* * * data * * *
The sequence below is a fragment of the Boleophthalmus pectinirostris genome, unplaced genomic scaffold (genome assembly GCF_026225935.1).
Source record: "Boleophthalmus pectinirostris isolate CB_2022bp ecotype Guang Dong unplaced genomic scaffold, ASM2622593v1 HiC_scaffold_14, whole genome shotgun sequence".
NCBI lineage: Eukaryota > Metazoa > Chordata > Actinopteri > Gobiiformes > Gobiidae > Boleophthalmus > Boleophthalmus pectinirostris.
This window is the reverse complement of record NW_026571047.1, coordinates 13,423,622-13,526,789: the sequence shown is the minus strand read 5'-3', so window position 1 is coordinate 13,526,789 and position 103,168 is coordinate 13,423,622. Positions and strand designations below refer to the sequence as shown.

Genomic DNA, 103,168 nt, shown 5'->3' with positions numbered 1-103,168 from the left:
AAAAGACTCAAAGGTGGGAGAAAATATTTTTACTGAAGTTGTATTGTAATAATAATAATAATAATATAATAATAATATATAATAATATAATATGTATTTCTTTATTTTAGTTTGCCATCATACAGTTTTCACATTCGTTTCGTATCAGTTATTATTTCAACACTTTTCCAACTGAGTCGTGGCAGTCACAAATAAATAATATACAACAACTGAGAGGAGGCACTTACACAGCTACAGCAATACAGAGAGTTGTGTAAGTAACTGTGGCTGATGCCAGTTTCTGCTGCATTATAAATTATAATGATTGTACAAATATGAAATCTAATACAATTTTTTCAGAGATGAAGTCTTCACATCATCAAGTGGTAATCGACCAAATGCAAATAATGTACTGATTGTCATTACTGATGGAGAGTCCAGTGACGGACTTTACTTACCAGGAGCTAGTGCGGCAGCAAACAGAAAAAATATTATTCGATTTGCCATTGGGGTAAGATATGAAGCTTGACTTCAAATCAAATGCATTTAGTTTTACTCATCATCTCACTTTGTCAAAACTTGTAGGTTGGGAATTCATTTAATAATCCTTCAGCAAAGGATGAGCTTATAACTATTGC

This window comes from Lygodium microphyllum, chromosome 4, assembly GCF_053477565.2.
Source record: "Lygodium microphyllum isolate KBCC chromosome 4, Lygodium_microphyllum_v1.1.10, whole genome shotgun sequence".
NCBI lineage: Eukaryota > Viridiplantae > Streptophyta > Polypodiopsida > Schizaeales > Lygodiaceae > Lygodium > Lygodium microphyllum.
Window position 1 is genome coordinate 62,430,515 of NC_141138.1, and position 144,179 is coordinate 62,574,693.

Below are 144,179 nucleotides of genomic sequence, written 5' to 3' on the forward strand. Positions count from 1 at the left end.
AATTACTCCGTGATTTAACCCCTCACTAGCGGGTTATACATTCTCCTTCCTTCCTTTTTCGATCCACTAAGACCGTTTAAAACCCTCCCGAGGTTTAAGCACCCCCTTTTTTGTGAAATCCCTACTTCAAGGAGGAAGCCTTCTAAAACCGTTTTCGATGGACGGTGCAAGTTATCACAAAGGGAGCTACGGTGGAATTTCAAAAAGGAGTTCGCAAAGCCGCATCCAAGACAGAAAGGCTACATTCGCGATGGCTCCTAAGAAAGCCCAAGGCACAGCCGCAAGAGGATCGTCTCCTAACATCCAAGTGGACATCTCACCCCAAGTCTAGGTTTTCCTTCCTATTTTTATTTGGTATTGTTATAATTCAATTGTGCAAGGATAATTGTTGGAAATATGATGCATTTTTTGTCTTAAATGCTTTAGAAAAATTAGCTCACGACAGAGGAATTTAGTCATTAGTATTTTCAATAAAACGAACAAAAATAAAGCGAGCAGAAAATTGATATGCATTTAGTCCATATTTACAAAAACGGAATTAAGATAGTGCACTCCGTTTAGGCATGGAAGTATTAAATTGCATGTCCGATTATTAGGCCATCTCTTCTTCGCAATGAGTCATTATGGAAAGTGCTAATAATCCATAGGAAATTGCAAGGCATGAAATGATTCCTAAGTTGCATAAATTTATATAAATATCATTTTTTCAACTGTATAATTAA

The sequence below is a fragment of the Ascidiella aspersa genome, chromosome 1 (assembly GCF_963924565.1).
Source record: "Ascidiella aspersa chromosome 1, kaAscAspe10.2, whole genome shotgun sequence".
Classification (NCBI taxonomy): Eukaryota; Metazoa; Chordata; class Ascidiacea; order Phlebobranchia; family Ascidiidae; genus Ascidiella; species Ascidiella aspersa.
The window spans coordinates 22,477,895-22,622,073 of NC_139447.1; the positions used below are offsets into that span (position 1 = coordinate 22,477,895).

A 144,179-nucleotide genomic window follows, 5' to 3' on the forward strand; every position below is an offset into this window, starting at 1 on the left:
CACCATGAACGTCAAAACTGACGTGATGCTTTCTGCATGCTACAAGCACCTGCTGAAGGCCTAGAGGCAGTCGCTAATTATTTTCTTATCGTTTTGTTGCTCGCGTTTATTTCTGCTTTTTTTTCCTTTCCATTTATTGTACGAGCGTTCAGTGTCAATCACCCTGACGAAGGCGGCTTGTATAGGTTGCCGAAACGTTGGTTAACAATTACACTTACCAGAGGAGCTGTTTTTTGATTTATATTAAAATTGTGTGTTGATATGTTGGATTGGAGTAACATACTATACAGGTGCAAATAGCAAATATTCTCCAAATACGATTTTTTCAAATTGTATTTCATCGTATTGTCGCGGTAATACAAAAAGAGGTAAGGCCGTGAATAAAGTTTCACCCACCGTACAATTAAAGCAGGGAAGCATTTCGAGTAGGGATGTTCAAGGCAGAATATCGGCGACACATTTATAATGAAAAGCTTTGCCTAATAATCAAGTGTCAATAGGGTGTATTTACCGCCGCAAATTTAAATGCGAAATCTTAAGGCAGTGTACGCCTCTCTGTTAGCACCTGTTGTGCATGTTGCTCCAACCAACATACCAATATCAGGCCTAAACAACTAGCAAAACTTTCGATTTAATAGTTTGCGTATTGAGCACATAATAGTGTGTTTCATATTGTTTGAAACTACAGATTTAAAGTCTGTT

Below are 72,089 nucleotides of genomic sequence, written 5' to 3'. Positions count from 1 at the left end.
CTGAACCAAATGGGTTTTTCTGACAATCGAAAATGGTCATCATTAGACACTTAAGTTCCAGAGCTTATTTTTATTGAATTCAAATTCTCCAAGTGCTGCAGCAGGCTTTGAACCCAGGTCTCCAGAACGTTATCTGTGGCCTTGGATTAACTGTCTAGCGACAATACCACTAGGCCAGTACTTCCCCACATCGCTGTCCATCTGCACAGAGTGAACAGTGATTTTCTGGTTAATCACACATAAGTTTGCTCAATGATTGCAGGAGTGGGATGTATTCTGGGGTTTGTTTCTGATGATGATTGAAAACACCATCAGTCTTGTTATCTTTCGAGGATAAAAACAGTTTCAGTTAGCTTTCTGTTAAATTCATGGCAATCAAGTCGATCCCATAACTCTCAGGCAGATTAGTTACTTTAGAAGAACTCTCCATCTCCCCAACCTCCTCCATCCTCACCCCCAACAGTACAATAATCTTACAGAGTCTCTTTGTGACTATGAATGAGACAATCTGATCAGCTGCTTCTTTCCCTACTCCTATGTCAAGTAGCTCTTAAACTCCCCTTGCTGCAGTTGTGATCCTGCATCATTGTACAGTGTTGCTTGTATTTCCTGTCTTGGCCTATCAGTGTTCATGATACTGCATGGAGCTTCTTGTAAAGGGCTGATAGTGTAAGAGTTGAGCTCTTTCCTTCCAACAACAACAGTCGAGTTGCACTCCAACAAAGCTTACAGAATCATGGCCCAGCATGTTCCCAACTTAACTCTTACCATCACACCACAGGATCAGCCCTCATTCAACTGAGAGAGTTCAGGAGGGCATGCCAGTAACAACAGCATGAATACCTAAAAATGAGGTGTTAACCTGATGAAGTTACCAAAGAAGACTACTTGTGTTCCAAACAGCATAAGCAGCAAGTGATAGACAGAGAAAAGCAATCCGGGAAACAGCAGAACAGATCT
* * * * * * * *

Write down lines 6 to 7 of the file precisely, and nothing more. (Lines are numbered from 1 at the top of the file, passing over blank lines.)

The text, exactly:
AAAAGACTCAAAGGTGGGAGAAAATATTTTTACTGAAGTTGTATTGTAATAATAATAATAATAATATAATAATAATATATAATAATATAATATGTATTTCTTTATTTTAGTTTGCCATCATACAGTTTTCACATTCGTTTCGTATCAGTTATTATTTCAACACTTTTCCAACTGAGTCGTGGCAGTCACAAATAAATAATATACAACAACTGAGAGGAGGCACTTACACAGCTACAGCAATACAGAGAGTTGTGTAAGTAACTGTGGCTGATGCCAGTTTCTGCTGCATTATAAATTATAATGATTGTACAAATATGAAATCTAATACAATTTTTTCAGAGATGAAGTCTTCACATCATCAAGTGGTAATCGACCAAATGCAAATAATGTACTGATTGTCATTACTGATGGAGAGTCCAGTGACGGACTTTACTTACCAGGAGCTAGTGCGGCAGCAAACAGAAAAAATATTATTCGATTTGCCATTGGGGTAAGATATGAAGCTTGACTTCAAATCAAATGCATTTAGTTTTACTCATCATCTCACTTTGTCAAAACTTGTAGGTTGGGAATTCATTTAATAATCCTTCAGCAAAGGATGAGCTTATAACTATTGC

This window comes from Lygodium microphyllum, chromosome 4, assembly GCF_053477565.2.